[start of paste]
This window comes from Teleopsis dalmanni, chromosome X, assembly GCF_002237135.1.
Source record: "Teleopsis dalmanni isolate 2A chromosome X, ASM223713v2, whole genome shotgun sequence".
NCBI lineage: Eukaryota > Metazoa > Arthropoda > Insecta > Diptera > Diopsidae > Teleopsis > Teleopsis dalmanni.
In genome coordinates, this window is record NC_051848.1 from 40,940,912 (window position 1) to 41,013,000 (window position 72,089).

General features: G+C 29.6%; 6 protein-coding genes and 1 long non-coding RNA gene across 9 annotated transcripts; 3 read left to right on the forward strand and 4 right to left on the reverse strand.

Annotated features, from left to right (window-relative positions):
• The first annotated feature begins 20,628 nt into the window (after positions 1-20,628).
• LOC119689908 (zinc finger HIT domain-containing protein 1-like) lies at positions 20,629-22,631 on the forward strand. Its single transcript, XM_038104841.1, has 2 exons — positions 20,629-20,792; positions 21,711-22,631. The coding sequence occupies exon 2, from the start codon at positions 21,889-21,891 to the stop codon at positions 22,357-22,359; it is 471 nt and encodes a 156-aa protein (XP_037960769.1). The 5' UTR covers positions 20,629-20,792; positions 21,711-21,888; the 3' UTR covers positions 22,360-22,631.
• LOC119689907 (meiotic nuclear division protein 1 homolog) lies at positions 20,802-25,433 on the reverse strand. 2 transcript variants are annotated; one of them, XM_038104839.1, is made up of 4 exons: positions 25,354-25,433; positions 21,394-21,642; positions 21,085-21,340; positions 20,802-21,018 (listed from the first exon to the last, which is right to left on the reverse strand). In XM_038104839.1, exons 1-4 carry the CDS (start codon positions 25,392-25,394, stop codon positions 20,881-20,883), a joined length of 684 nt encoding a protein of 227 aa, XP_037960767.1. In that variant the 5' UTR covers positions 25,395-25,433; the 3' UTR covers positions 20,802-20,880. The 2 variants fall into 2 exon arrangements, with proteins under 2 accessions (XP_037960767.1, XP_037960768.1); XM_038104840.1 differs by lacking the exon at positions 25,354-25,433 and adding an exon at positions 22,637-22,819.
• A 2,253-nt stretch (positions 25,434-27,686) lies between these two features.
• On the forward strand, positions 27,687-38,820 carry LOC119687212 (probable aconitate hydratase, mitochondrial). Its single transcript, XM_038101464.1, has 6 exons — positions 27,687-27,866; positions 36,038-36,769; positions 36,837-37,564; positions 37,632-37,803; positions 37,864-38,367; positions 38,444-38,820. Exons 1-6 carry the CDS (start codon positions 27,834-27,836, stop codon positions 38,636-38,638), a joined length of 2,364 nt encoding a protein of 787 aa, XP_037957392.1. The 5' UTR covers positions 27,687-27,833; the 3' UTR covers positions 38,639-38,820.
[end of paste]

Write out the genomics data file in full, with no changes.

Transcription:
This window comes from Teleopsis dalmanni, chromosome X, assembly GCF_002237135.1.
Source record: "Teleopsis dalmanni isolate 2A chromosome X, ASM223713v2, whole genome shotgun sequence".
NCBI lineage: Eukaryota > Metazoa > Arthropoda > Insecta > Diptera > Diopsidae > Teleopsis > Teleopsis dalmanni.
In genome coordinates, this window is record NC_051848.1 from 40,940,912 (window position 1) to 41,013,000 (window position 72,089).

General features: G+C 29.6%; 6 protein-coding genes and 1 long non-coding RNA gene across 9 annotated transcripts; 3 read left to right on the forward strand and 4 right to left on the reverse strand.

Annotated features, from left to right (window-relative positions):
• The first annotated feature begins 20,628 nt into the window (after positions 1-20,628).
• LOC119689908 (zinc finger HIT domain-containing protein 1-like) lies at positions 20,629-22,631 on the forward strand. Its single transcript, XM_038104841.1, has 2 exons — positions 20,629-20,792; positions 21,711-22,631. The coding sequence occupies exon 2, from the start codon at positions 21,889-21,891 to the stop codon at positions 22,357-22,359; it is 471 nt and encodes a 156-aa protein (XP_037960769.1). The 5' UTR covers positions 20,629-20,792; positions 21,711-21,888; the 3' UTR covers positions 22,360-22,631.
• LOC119689907 (meiotic nuclear division protein 1 homolog) lies at positions 20,802-25,433 on the reverse strand. 2 transcript variants are annotated; one of them, XM_038104839.1, is made up of 4 exons: positions 25,354-25,433; positions 21,394-21,642; positions 21,085-21,340; positions 20,802-21,018 (listed from the first exon to the last, which is right to left on the reverse strand). In XM_038104839.1, exons 1-4 carry the CDS (start codon positions 25,392-25,394, stop codon positions 20,881-20,883), a joined length of 684 nt encoding a protein of 227 aa, XP_037960767.1. In that variant the 5' UTR covers positions 25,395-25,433; the 3' UTR covers positions 20,802-20,880. The 2 variants fall into 2 exon arrangements, with proteins under 2 accessions (XP_037960767.1, XP_037960768.1); XM_038104840.1 differs by lacking the exon at positions 25,354-25,433 and adding an exon at positions 22,637-22,819.
• A 2,253-nt stretch (positions 25,434-27,686) lies between these two features.
• On the forward strand, positions 27,687-38,820 carry LOC119687212 (probable aconitate hydratase, mitochondrial). Its single transcript, XM_038101464.1, has 6 exons — positions 27,687-27,866; positions 36,038-36,769; positions 36,837-37,564; positions 37,632-37,803; positions 37,864-38,367; positions 38,444-38,820. Exons 1-6 carry the CDS (start codon positions 27,834-27,836, stop codon positions 38,636-38,638), a joined length of 2,364 nt encoding a protein of 787 aa, XP_037957392.1. The 5' UTR covers positions 27,687-27,833; the 3' UTR covers positions 38,639-38,820.